On 11 February 2019 I set myself the challenging of reading 1001 Songs You Must Hear Before You Die by Robert Dimery (ed.) and following the book’s advice to the letter. I’ve previously read 1001 Films… and started 1001 Albums… but felt 1001 Songs… would be a sensible place to start for what I have in mind here.
My challenge is to read about one song per day and listen to it (YouTube and Spotify, I need you tonight!) before sharing my own thoughts. Some songs I will love, others I’ll hate, and I’m sure there will be those that leave me perplexed but listen to them I shall.
I’ll also try, and most likely fail, to pinpoint the best song from the 1001 on offer but I’m nothing if not foolhardy. Instead of one song, I’m predicting I’ll have about 100 favourites by the end and may have to resort to a Top 10 so far to maintain any semblance of sanity.
So long as I post everyday (including Christmas) then this challenge should come to an end on Wednesday 8 November 2021. Staying with the Barney Stinson theme I am hoping that the whole experience will prove to be…
The Who – Pinball Wizard (1969)
Back to the UK today, dear reader, and we have another appearance from The Who. They are currently sitting in my Top 10 songs so far with Substitute and that’s no mean feat. Anyway, we join The Who in 1969 with their rock opera, Tommy, which was well received upon release. The best known song from the album is Pinball Wizard and it’s the one that 1001 Songs has gone with as well.
Pinball Wizard is written from the perspective of a pinball champion who has dominated in competitions up and down the UK. That is until he encounters a young man who is described as a “deaf, dumb and blind kid” but is the “pinball wizard” of the song’s title. The existing champion looks on in awe as the young man approaches a pinball machine and racks up impressive scores, far better than anyone else. The champion continues to watch, speculating how the kid does it with only a sense of smell for company but the wizard excels and the champion is duly dethroned, handing over his crown to the pinball prodigy.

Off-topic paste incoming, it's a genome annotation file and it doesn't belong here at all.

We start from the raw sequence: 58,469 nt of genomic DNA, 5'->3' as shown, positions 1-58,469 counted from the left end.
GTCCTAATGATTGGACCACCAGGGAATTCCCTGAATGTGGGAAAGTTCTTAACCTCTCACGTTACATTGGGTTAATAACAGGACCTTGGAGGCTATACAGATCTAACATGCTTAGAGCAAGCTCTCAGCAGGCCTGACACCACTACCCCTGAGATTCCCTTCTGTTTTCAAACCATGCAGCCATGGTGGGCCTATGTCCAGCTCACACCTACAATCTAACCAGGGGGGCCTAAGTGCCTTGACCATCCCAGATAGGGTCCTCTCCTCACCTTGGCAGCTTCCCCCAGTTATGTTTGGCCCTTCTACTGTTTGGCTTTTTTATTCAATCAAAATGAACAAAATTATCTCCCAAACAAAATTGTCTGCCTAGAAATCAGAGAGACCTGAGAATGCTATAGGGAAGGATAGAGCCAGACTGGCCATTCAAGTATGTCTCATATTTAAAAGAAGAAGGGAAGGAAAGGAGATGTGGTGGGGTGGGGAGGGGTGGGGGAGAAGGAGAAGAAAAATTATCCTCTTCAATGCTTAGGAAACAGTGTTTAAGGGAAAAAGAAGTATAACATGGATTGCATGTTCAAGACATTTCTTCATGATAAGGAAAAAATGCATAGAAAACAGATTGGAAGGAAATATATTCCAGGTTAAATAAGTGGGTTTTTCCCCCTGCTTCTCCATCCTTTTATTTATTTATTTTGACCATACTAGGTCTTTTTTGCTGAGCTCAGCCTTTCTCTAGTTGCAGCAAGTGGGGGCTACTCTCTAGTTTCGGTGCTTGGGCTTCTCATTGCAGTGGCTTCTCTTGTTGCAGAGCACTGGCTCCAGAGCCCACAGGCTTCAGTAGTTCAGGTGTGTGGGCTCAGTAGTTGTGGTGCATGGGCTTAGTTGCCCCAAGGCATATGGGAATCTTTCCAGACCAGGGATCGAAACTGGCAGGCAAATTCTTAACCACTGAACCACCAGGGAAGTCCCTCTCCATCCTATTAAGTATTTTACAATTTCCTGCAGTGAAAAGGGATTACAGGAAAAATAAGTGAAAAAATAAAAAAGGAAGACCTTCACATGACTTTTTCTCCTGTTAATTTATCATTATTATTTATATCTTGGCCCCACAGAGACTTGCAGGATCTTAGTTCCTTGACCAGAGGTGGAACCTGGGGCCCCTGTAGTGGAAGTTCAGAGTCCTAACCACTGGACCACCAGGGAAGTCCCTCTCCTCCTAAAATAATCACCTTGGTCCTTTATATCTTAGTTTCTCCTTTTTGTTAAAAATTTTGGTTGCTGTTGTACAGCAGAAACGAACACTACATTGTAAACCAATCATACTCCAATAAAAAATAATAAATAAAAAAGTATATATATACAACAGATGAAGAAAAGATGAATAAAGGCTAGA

The Who hit the UK top 5 with Pinball Wizard and it’s not hard to see why. The music, especially the guitar riff, is fantastic and although he was dismissive of his own lyrics, they are a great construction from Pete Townshend. As part of this challenge, I do like to look at the lyrics closely and was able to share in my wife, Donna’s, previous disappointment that the song talks about a “supple wrist” rather than a “subtle wrist”. Before you ask, yes, Donna gave me permission to mention this mix up. Donna, I prefer your version, as ambiguous as it is! In summary this is a great song from The Who but I do prefer Substitute.
Favourite songs so far:
The Animals – House of the Rising Sun (1964)
Simon & Garfunkel – The Sounds of Silence (1965)
The Who – Substitute (1966)
The Rolling Stones – Paint It Black (1966)
The Beach Boys – God Only Knows (1966)
The Doors – The End (1967)
The Beatles – A Day in the Life (1967)
Procol Harum – A Whiter Shade of Pale (1967)
The Jimi Hendrix Experience – Voodoo Child (Slight Return) (1968)
The Kinks – Days (1968)